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Black Press of America remembers those lost in 2021

by PRIDE Newsdesk

General Colin L. Powell, former U.S. Secretary of State and Chairman of the Joint Chiefs of Staff.

As the calendar turns to a new year and COVID remains as deadly today as the pandemic’s start nearly two years ago, the National Newspaper Publishers Association pauses to remember the icons who said goodbye in 2021.

Mary Wilson died suddenly late Monday, Feb. 8, at her home just outside of Las Vegas.

From the stunning death of Supremes co-founder and Black Press friend Mary Wilson to the loss of DMX, Colin Powell, and Archbishop Desmond Tutu, 2021 featured some of the saddest and most unexpected farewells.

“I was extremely shocked and saddened to hear of the passing of a major member of the Motown family, Mary Wilson of the Supremes,” Berry Gordy, Motown Records’ founder, said.

“The Supremes were always known as the ‘sweethearts of Motown.’ Along with Diana Ross and Florence Ballard, Mary came to Motown in the early 1960s. After an unprecedented string of No. 1 hits, television and nightclub bookings, they opened doors for themselves, the other Motown acts and many, many others. I was always proud of Mary. She was quite a star in her own right and over the years continued to work hard to boost the legacy of the Supremes. Mary Wilson was extremely special to me. She was a trailblazer, a diva, and will be deeply missed.”

“We are deeply saddened to announce today that our loved one, DMX—birth name Earl Simmons, passed away at 50 years old at White Plains Hospital with his family by his side after being placed on life support for the past few days,” the family wrote in a statement.

Two months after Wilson’s death, hip-hop icon DMX died in New York at 50. DMX, whose real name was Earl Simmons, banged out hits like ‘Party Up in Here’ and ‘X Gon’ Give It to Ya.’ He also starred in the groundbreaking movie, Belly, which featured the iconic scene where Dr. Benjamin F. Chavis, Jr., saves his character’s life. Dr. Chavis is the president/CEO of the NNPA.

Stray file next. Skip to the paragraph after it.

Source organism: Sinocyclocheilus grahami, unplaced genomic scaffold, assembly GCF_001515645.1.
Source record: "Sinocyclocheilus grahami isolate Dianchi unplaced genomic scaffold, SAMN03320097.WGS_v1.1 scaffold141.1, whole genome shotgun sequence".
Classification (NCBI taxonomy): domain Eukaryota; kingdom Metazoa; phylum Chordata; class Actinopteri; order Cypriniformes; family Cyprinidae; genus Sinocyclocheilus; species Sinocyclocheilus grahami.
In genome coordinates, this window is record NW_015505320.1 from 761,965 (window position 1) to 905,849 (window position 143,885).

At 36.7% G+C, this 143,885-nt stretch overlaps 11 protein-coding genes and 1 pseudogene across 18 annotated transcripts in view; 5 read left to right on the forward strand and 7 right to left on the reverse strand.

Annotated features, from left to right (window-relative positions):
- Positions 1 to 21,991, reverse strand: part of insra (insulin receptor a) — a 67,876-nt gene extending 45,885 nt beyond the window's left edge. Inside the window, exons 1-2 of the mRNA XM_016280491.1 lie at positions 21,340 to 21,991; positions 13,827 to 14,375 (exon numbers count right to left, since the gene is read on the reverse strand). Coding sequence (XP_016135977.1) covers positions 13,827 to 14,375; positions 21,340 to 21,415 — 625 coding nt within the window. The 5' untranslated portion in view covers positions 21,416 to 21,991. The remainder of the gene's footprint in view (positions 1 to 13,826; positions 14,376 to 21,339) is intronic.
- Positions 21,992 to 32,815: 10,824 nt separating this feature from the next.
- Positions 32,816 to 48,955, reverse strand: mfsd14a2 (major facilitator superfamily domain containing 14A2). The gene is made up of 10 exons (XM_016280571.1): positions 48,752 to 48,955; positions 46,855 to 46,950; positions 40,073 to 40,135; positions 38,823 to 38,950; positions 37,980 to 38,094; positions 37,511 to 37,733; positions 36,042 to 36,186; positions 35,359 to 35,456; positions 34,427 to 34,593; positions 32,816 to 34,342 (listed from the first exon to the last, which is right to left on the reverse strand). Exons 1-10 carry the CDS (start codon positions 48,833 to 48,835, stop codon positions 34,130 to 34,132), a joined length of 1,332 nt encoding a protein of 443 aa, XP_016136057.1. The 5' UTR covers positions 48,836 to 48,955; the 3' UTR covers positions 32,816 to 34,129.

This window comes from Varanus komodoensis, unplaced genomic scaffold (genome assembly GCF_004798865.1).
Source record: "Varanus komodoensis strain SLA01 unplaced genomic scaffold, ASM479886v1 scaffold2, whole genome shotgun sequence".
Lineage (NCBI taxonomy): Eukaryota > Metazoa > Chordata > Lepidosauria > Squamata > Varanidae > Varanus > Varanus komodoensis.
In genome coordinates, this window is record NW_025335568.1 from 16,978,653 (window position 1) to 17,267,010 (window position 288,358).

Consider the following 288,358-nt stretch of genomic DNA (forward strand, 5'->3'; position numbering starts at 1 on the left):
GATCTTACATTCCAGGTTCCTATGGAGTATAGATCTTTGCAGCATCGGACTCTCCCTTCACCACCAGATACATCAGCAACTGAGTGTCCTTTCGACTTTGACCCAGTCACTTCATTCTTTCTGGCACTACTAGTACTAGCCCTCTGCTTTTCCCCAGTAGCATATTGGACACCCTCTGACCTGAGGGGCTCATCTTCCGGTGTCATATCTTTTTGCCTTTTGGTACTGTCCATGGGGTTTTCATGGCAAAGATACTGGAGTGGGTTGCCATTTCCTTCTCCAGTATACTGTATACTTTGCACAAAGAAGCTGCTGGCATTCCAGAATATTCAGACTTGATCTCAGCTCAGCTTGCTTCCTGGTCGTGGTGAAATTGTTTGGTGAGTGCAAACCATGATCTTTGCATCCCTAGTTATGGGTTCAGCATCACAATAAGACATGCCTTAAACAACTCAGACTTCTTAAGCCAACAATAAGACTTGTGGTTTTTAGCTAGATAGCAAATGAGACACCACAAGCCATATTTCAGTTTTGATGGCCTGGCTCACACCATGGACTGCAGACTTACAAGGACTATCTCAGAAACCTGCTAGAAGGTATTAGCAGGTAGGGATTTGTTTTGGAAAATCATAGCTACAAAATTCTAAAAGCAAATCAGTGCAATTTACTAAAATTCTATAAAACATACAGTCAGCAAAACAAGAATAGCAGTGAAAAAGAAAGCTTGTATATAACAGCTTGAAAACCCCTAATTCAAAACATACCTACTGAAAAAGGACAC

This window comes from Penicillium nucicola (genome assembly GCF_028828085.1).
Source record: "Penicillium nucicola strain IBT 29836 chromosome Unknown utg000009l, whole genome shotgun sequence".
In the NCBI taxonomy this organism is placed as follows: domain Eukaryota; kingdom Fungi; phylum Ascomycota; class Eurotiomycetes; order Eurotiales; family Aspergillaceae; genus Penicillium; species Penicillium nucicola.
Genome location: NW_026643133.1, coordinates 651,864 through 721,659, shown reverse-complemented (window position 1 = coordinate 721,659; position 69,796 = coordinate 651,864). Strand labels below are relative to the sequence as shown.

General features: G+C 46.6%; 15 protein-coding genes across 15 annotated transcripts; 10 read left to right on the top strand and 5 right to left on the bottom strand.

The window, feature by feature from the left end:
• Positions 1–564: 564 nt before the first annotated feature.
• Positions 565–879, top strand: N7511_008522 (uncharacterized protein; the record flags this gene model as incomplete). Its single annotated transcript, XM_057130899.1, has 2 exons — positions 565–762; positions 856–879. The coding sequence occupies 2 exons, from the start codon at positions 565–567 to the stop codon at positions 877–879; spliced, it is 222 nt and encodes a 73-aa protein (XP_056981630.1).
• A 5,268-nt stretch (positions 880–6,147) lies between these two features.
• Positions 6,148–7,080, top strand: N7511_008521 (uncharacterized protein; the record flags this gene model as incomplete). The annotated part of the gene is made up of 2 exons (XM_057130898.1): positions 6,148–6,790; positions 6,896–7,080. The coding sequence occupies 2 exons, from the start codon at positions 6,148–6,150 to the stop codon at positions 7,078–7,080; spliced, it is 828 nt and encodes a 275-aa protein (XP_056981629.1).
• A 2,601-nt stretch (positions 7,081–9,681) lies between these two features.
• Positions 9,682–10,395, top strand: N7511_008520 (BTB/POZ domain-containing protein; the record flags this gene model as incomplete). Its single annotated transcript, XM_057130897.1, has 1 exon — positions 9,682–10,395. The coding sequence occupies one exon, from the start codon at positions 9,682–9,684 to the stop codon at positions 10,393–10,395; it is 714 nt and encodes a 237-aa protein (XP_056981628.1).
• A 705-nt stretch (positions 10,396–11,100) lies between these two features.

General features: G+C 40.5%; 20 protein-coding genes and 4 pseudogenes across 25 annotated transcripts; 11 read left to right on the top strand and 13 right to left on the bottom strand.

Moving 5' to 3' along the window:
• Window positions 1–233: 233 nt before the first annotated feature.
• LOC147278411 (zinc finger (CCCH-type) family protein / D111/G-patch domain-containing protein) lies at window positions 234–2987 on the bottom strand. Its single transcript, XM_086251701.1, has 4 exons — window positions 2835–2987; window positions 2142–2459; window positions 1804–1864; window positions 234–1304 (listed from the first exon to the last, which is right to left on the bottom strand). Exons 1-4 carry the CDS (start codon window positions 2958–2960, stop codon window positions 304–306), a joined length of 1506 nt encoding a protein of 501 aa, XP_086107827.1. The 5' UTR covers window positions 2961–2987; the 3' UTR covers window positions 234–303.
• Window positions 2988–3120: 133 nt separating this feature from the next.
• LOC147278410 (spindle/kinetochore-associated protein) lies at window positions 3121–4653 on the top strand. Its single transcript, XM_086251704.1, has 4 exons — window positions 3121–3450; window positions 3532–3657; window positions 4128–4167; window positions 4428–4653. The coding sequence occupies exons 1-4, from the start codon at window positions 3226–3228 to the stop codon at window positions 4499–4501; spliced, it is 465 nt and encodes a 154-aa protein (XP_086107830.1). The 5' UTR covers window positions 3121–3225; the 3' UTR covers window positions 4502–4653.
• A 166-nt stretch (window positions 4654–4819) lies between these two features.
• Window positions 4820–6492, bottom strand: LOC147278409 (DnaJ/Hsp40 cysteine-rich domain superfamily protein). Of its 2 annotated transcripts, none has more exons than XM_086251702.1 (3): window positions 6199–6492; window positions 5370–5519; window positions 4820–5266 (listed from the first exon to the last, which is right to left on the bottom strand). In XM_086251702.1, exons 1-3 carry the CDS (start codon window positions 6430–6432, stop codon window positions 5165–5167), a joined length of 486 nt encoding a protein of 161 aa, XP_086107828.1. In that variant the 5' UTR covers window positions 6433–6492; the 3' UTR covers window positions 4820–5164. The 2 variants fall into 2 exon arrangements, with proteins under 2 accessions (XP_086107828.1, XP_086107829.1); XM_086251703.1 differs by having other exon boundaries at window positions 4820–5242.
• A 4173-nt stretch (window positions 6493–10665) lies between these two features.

Simmons also made his mark in films like Exit Wounds, Cradle 2 the Grave, and Romeo Must Die.

“Earl was a warrior who fought till the very end,” read a family statement. “He loved his family with all of his heart, and we cherish the times we spent with him. Earl’s music inspired countless fans across the world, and his iconic legacy will live on forever. We appreciate all of the love and support during this incredibly difficult time. Please respect our privacy as we grieve the loss of our brother, father, uncle, and the man the world knew as DMX.”

Music, entertainment, sports, and the business world lost heroes and icons in 2021. While we sincerely apologize if we missed anyone in this report, the following count among the deaths that made headlines.

Michael K. Williams, actor

  • Michael K. Williams, actor
  • Melvin Van Peebles, actor
  • Chucky Thompson, producer
  • Gen. Colin Powell
  • Bishop Desmond Tutu
  • Hank Aaron, baseball legend
  • Elgin Baylor, basketball legend
  • John Chaney, college basketball coaching legend
  • Lee Elder, golf legend
  • ‘Marvelous’ Marvin Hagler, boxing legend
  • Greg ‘Shock G’ Jacobs, leader for Digital Underground, Hip Hop artist
  • Yaphet Kotto, actor
  • Biz Markie, Hip Hop star, actor
  • Paul Mooney, comedian
  • Lloyd Price, singer
  • Leon Spinks, boxer
  • Dennis Thomas, singer and Kool & the Gang co-founder
  • Cicely Tyson, actress
  • Bunny Wailer, musician and founding member of The Wailers and collaborator of Bob Marley’s
  • Clarence Williams III, actor
  • Jim ‘Mudcat’ Grant, baseball legend
  • Dianne Durham, Olympic champion
  • Vernon Jordan, Civil Rights worker, attorney
  • Eloise Greenfield, writer
  • Carmen Balthrop, professor and opera singer
  • Bell Hooks, trailblazing Black feminist

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